Cuomo says New York is ready to 'supercharge' reopening
NEW YORK — Gov. Andrew Cuomo said it’s time to “supercharge” the economy as New York emerges from the coronavirus pandemic.Hours after ringing the opening bell at the New York Stock Exchange Tuesday morning, welcoming traders back to the floor since it closed two months ago, the governor turned his attention to the state’s economic future.“We want that economy to come roaring back, and that’s not going to happen just by wishing it to be so,” Cuomo said. “I don’t believe the economy just bounces back. I believe it bounces back, but it bounces back differently.”The governor will travel to Washin...
New York Daily News
Commentary: The love-hate relationship between restaurants and delivery services
The COVID-19 health crisis has had a devastating effect on the nation’s restaurant industry. According to a National Restaurant Association survey taken April 20, 8 million of the nation’s 11 million restaurant workers are currently unemployed. Hundreds of thousands of restaurants have closed, and one in five will not reopen. For the remaining restaurants, delivery sales have increased from 5-10% to 70-80% of total sales as a result of the in-house dining prohibition.This dramatic growth in app-based delivery sales is reflected in the bottom lines of the four companies that own 99% of the deli...
The Seattle Times
Do detainee transfers increase COVID-19 cases? Judge orders ICE to disclose data
MIAMI — A Miami federal judge has ordered U.S. immigration officials to disclose whether the government’s practice of transferring detainees from one facility to another has contributed to a worrying spike in coronavirus cases inside three South Florida detention centers.U.S. District Judge Marcia G. Cooke’s order comes after the Miami Herald reported that COVID-19 cases at a U.S. Immigration and Customs Enforcement detention center in Broward County skyrocketed last week after dozens of detainees were transferred there from Miami-Dade.ICE “shall discuss how ICE utilizes transfers and whether ...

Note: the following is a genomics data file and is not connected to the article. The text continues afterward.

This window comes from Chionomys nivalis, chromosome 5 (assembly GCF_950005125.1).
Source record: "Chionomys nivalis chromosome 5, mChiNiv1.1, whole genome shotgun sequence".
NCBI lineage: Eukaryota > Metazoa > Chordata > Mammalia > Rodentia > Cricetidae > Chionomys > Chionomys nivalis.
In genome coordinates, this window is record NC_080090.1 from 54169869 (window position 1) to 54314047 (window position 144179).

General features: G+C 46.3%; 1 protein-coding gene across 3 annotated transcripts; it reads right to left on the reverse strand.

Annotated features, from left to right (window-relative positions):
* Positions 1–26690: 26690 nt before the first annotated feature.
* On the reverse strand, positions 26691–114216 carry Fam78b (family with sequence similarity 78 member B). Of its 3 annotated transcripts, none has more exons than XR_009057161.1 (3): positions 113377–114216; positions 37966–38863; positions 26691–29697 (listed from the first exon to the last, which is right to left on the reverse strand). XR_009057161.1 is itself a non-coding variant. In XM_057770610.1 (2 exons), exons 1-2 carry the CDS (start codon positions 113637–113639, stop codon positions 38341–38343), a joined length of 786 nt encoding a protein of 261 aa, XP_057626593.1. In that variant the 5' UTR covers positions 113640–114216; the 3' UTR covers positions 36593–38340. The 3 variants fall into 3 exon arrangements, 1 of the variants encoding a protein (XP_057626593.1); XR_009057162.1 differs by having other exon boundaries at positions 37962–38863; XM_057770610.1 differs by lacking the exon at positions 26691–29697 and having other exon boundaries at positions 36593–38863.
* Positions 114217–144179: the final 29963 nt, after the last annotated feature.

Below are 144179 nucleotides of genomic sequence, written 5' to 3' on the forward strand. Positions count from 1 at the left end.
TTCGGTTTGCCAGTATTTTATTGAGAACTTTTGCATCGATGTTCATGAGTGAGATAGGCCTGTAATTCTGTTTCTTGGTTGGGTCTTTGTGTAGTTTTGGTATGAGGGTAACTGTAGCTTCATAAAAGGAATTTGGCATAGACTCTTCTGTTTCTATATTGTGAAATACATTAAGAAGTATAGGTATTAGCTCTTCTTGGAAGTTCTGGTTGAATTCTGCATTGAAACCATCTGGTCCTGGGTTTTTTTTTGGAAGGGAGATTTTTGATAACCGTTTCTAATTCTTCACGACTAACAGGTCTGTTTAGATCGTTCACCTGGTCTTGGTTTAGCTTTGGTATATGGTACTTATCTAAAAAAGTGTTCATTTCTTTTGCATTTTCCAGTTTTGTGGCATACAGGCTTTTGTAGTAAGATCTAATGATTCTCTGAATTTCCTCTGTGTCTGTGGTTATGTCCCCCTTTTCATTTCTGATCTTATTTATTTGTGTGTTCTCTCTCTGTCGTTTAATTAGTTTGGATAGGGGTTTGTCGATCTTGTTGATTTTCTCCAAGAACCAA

Jazz drummer Jimmy Cobb, the last surviving member of Miles Davis 'Kind of Blue' sextet, has died
NEW YORK — Jazz drummer Jimmy Cobb, the last surviving member of the Miles Davis sextet that produced the masterpiece “Kind of Blue,” died Sunday in Manhattan. He was 91.The cause of death was lung cancer, his wife Eleana Cobb told the Daily News.Cobb died surrounded by family at his home, she said.“He was a very special and unusual person — a gifted musician with natural talent, like an athlete. And a gifted human being with a great, happy personality,” Eleana told the Daily News.“He played all around the world. He was vibrant up until the end,” she said. “It’s a big deal that he’s gone. It’s...
New York Daily News
Sen. Cory Booker renews effort on Memorial Day to get names of 74 sailors added to Vietnam Veterans Memorial
After an effort to add the names of 74 sailors to the Vietnam Veterans Memorial hit a roadblock in the Senate, supporters of inscribing the names of the men who died aboard the USS Frank E. Evans are continuing to press for their inclusion.In a letter dated Monday, Memorial Day, U.S. Sen. Cory Booker (D-N.J.), called on Senate leaders to pass a bill that would add the to the war memorial in Washington despite opposition from the Department of Defense and others. Their objection, in part, is because the deaths of the men on the Navy destroyer in June 1969 occurred outside an official combat zon...